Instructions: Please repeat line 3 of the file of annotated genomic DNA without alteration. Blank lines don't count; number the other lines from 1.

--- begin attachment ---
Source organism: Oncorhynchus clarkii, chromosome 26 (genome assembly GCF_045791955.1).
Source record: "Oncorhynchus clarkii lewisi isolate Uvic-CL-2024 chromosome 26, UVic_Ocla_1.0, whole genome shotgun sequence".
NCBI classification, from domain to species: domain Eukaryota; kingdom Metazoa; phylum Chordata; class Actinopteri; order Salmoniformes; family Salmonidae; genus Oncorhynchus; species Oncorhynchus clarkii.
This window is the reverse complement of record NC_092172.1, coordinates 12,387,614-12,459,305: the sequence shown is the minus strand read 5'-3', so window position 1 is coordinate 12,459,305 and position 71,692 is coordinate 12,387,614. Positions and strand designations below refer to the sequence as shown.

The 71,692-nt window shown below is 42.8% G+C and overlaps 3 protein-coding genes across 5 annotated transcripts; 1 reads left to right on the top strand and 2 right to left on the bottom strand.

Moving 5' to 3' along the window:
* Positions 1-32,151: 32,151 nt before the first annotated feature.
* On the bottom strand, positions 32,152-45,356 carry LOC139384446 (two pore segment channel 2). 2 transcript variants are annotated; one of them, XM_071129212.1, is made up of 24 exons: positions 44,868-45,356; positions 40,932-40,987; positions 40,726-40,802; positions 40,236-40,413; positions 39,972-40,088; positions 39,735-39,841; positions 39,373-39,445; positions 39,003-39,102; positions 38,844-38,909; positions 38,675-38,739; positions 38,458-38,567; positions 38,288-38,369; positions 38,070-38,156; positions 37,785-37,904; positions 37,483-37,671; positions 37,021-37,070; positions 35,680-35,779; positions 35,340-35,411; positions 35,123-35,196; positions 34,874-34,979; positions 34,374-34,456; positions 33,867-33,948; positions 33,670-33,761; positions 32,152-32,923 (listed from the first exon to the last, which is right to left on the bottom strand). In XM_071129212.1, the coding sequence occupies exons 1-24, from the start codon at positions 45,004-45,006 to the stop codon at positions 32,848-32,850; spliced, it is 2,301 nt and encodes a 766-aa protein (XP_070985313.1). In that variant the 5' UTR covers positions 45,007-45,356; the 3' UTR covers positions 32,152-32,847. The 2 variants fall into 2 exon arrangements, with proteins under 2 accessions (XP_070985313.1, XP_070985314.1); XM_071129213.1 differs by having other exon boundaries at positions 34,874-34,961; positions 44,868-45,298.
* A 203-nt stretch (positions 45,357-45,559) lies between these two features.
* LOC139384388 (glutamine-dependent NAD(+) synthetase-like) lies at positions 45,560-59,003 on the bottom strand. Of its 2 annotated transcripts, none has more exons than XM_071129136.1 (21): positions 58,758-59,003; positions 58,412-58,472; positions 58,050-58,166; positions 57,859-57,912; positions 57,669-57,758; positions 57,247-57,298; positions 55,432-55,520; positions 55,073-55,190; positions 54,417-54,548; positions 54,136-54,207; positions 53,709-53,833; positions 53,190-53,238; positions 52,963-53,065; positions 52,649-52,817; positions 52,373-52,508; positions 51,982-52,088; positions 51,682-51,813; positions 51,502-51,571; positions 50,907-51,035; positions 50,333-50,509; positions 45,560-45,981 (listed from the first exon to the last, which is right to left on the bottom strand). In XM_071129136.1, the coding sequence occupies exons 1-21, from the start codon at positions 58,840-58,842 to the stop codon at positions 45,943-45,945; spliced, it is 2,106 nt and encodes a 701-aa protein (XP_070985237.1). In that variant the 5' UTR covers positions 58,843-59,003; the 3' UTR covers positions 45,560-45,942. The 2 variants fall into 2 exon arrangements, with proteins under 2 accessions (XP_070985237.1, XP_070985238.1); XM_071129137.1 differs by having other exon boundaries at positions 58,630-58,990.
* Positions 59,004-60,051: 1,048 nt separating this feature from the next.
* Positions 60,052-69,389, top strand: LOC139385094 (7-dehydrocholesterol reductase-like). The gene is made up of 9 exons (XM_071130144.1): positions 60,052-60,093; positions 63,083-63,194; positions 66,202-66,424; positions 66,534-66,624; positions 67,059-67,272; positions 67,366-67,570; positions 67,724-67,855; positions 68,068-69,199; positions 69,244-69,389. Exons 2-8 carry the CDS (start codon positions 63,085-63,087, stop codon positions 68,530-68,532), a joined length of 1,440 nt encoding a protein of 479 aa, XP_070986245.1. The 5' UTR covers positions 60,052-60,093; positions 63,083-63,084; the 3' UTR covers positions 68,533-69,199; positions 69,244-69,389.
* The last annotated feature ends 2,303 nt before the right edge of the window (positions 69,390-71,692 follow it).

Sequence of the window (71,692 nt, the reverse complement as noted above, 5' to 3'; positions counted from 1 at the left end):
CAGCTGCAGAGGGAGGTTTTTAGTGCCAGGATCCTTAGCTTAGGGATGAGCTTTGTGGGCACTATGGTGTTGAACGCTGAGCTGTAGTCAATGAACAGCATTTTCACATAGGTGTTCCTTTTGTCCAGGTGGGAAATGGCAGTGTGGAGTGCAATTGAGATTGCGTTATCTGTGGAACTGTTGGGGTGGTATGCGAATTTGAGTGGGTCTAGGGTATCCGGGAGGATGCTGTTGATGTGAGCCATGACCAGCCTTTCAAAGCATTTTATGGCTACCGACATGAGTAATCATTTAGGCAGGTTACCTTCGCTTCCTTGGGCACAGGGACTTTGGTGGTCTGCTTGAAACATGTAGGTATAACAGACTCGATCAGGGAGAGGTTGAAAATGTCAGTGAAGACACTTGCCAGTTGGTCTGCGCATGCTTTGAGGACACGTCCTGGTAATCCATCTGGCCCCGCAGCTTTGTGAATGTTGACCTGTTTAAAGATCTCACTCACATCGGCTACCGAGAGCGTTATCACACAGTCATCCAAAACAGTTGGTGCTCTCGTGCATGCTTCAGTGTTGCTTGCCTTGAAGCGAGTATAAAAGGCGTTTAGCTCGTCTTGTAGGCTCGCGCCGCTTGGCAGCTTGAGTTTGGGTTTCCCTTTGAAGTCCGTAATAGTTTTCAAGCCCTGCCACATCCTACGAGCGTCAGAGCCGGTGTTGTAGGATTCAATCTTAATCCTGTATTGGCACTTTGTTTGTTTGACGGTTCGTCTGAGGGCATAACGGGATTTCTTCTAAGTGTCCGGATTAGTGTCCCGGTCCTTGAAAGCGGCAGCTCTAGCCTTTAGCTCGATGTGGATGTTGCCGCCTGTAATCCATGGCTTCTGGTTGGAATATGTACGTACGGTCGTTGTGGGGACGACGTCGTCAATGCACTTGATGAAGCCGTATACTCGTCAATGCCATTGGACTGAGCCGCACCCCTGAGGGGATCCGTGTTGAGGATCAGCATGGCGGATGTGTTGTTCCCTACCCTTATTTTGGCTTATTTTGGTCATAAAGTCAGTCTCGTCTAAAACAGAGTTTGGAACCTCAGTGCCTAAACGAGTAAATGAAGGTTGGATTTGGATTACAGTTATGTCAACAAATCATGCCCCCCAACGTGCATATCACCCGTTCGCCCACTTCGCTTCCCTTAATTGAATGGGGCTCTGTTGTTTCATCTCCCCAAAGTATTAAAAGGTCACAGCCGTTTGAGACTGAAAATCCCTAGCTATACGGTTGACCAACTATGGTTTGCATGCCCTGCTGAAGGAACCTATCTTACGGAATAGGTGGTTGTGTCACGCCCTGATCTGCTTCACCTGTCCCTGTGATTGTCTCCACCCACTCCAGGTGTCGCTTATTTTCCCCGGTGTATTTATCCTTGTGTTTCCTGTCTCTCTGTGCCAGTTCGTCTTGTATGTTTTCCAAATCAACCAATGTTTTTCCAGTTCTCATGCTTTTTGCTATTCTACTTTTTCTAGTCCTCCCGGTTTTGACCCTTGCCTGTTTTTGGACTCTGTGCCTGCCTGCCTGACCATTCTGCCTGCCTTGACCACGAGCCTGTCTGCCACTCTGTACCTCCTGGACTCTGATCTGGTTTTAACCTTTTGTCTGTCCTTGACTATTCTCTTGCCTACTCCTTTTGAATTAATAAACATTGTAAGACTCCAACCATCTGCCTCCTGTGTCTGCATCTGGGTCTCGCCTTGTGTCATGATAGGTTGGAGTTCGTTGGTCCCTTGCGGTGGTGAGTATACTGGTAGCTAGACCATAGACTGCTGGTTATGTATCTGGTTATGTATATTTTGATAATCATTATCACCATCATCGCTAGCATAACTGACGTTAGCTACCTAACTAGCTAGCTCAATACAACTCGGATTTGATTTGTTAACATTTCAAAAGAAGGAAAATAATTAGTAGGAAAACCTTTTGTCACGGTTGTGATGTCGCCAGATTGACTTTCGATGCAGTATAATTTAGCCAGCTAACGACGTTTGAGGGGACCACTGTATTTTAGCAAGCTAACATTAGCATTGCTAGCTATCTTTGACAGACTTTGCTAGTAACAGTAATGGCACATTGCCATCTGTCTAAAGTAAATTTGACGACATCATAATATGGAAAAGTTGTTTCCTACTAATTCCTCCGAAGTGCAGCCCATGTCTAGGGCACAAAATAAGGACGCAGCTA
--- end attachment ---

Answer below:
NCBI classification, from domain to species: domain Eukaryota; kingdom Metazoa; phylum Chordata; class Actinopteri; order Salmoniformes; family Salmonidae; genus Oncorhynchus; species Oncorhynchus clarkii.